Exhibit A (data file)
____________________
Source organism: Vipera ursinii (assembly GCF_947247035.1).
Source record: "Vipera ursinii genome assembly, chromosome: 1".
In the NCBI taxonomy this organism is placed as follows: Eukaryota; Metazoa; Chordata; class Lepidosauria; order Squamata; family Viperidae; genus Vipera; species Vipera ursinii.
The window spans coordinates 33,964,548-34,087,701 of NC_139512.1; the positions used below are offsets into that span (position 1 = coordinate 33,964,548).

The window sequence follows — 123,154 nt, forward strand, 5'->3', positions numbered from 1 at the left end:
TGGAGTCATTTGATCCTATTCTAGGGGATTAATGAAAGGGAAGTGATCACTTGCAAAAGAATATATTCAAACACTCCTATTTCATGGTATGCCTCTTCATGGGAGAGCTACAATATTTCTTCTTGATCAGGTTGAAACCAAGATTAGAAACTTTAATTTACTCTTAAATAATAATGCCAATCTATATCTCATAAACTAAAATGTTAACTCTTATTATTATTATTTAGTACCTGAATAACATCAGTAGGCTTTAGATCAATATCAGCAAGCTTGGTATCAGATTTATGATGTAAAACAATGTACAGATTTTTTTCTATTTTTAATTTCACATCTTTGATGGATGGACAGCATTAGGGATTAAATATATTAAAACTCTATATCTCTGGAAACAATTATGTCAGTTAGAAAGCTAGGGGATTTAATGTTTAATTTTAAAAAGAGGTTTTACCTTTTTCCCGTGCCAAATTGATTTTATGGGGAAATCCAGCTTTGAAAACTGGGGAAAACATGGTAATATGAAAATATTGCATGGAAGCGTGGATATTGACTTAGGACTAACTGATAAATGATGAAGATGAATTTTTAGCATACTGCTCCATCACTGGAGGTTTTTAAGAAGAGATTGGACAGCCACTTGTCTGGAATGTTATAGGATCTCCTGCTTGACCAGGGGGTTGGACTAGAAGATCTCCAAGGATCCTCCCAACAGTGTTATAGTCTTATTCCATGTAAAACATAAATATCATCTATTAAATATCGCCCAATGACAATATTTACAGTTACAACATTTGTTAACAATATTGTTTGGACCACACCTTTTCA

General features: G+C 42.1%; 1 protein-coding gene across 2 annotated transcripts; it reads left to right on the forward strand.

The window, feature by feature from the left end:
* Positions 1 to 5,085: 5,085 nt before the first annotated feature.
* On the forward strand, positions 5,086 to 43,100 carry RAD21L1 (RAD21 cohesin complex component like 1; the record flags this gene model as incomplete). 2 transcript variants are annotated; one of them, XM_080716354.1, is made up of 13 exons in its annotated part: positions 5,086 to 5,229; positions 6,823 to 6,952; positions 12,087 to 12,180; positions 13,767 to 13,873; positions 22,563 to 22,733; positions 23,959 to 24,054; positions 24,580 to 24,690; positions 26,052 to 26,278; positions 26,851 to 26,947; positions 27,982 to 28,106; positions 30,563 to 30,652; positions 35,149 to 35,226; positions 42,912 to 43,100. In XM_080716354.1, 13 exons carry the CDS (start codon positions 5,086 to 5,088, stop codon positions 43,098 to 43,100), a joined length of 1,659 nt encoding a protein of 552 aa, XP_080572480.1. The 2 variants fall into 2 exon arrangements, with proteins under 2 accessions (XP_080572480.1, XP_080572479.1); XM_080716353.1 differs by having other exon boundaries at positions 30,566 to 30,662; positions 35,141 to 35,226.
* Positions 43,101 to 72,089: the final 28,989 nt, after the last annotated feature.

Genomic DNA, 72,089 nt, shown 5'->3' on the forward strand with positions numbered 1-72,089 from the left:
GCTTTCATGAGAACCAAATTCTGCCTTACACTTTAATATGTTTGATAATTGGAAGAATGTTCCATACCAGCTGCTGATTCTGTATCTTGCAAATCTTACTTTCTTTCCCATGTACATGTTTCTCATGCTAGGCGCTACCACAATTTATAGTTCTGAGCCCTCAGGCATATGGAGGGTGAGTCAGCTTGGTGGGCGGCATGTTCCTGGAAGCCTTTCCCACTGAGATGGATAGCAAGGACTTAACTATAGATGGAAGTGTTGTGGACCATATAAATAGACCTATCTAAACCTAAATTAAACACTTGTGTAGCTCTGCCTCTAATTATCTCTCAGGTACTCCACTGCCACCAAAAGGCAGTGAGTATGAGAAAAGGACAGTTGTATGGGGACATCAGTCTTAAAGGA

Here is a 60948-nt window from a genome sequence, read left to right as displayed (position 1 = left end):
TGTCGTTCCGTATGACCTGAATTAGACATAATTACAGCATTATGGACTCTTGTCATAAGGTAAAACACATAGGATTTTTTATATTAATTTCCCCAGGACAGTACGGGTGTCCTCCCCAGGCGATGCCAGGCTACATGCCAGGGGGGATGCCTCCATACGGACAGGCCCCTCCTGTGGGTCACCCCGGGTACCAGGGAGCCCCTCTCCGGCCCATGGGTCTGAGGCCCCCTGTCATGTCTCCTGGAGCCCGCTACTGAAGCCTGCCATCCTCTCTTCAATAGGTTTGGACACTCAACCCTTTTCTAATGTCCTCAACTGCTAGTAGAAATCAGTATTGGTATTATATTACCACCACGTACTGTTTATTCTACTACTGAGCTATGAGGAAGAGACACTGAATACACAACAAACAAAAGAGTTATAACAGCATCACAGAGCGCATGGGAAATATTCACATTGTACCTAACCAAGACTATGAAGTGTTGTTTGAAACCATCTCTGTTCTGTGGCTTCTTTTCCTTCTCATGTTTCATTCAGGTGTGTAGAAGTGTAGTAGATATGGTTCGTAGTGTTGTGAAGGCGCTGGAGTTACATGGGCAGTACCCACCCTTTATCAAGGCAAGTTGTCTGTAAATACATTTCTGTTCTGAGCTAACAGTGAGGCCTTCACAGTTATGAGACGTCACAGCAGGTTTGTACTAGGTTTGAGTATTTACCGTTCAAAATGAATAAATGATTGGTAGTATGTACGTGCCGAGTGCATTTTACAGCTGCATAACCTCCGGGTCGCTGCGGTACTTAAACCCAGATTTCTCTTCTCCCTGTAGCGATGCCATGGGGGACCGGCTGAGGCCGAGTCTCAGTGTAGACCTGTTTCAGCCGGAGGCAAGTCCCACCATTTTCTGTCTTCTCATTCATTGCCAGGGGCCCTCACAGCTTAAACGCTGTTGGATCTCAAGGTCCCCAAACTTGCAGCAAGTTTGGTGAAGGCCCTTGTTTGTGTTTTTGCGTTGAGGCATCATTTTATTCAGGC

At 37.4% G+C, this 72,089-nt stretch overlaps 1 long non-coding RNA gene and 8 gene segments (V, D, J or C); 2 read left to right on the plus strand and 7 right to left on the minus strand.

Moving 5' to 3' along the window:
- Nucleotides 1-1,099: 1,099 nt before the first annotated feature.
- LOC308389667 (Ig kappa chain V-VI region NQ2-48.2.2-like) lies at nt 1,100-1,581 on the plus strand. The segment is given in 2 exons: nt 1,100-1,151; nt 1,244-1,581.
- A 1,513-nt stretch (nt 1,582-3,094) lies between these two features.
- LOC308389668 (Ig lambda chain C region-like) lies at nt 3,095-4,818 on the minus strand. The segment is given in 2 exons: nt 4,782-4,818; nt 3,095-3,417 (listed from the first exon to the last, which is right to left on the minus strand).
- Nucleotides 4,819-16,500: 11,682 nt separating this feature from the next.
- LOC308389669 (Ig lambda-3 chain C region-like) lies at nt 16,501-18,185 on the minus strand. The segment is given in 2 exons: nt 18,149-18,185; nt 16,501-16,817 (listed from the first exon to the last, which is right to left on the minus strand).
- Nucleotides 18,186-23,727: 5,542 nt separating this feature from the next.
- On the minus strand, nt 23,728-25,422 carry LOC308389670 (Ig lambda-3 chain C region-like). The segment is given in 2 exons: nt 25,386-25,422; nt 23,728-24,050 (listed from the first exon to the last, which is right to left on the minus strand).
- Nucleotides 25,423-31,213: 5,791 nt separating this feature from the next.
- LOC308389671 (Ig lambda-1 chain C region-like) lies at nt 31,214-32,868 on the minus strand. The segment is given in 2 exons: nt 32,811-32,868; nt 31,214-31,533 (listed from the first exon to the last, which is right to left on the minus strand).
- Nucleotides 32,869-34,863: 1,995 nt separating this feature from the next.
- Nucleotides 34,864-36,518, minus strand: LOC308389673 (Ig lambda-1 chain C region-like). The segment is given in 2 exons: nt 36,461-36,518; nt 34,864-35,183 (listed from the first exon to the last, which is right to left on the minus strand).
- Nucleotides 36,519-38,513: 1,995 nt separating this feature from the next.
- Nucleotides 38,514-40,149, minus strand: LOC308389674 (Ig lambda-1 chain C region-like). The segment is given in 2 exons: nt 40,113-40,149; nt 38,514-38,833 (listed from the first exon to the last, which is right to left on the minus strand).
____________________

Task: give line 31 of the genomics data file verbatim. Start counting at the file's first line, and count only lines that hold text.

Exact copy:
- Nucleotides 38,514-40,149, minus strand: LOC308389674 (Ig lambda-1 chain C region-like). The segment is given in 2 exons: nt 40,113-40,149; nt 38,514-38,833 (listed from the first exon to the last, which is right to left on the minus strand).